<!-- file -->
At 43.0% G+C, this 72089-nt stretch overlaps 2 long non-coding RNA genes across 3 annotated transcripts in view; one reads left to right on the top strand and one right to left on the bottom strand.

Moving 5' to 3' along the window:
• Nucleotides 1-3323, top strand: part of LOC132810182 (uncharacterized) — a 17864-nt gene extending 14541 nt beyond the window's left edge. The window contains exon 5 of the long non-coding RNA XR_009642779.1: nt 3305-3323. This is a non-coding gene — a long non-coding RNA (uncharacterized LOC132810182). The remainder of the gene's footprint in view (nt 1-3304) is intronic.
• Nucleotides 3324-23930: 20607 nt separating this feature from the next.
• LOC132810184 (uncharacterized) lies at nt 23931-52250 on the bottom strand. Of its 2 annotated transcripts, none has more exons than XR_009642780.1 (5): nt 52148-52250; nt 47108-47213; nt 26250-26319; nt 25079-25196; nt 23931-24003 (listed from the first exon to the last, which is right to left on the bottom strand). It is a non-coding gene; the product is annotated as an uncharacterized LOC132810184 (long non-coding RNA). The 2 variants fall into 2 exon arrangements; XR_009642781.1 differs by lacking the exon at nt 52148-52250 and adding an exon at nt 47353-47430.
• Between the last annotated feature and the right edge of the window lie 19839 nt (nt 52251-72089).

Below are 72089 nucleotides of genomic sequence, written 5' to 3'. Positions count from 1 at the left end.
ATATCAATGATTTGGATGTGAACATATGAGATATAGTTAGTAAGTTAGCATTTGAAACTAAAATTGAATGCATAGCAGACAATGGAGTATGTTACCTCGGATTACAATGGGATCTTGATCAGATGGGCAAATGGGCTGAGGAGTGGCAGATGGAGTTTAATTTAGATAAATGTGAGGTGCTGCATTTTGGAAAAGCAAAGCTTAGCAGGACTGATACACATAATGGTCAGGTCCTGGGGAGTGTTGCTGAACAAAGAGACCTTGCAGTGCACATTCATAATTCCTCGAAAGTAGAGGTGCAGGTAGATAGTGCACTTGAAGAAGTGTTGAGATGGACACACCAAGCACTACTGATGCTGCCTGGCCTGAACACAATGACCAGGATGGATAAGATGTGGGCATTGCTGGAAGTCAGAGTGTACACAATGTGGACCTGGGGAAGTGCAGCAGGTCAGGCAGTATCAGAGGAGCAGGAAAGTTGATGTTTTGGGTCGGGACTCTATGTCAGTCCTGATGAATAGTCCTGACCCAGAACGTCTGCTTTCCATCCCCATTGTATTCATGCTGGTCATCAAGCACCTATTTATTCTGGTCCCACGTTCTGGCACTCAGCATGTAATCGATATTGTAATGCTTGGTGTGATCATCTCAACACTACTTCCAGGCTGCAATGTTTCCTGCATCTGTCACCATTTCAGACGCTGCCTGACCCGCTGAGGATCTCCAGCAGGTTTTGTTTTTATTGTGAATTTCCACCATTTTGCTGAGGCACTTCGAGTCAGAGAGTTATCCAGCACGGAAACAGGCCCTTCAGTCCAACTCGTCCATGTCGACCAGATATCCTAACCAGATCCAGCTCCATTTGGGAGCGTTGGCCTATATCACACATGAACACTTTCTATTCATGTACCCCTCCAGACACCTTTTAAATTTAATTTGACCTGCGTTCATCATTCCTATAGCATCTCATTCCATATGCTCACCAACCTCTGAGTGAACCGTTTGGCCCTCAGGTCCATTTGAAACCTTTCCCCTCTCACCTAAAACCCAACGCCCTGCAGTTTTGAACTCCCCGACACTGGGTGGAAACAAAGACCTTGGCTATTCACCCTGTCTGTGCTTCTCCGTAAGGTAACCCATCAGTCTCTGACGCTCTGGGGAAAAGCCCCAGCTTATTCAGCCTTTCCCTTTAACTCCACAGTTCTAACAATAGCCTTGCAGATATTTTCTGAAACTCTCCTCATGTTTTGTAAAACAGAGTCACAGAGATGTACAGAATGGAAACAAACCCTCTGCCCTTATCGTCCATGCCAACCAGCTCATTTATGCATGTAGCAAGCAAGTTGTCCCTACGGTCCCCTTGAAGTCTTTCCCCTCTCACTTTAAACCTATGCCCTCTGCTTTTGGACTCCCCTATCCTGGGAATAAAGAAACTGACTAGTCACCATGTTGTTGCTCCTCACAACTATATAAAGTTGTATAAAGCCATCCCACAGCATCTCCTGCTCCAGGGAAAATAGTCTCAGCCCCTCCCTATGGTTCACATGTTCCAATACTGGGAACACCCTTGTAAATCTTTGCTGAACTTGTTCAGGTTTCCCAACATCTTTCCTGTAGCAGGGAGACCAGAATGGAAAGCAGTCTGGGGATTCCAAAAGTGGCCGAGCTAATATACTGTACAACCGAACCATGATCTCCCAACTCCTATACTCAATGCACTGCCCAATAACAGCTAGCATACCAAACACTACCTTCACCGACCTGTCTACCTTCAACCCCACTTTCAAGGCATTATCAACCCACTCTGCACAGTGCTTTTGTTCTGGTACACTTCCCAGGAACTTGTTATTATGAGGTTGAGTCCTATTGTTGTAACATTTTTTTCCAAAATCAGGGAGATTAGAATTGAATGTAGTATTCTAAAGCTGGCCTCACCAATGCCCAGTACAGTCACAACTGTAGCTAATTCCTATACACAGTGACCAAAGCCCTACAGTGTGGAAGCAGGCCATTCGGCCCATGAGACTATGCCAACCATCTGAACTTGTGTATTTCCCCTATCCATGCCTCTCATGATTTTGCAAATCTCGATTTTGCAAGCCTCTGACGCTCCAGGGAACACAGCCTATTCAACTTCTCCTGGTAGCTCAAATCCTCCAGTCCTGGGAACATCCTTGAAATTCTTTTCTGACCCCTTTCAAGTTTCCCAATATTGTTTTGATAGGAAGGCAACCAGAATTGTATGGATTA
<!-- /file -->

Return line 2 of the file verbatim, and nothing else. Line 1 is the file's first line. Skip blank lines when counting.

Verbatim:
Moving 5' to 3' along the window: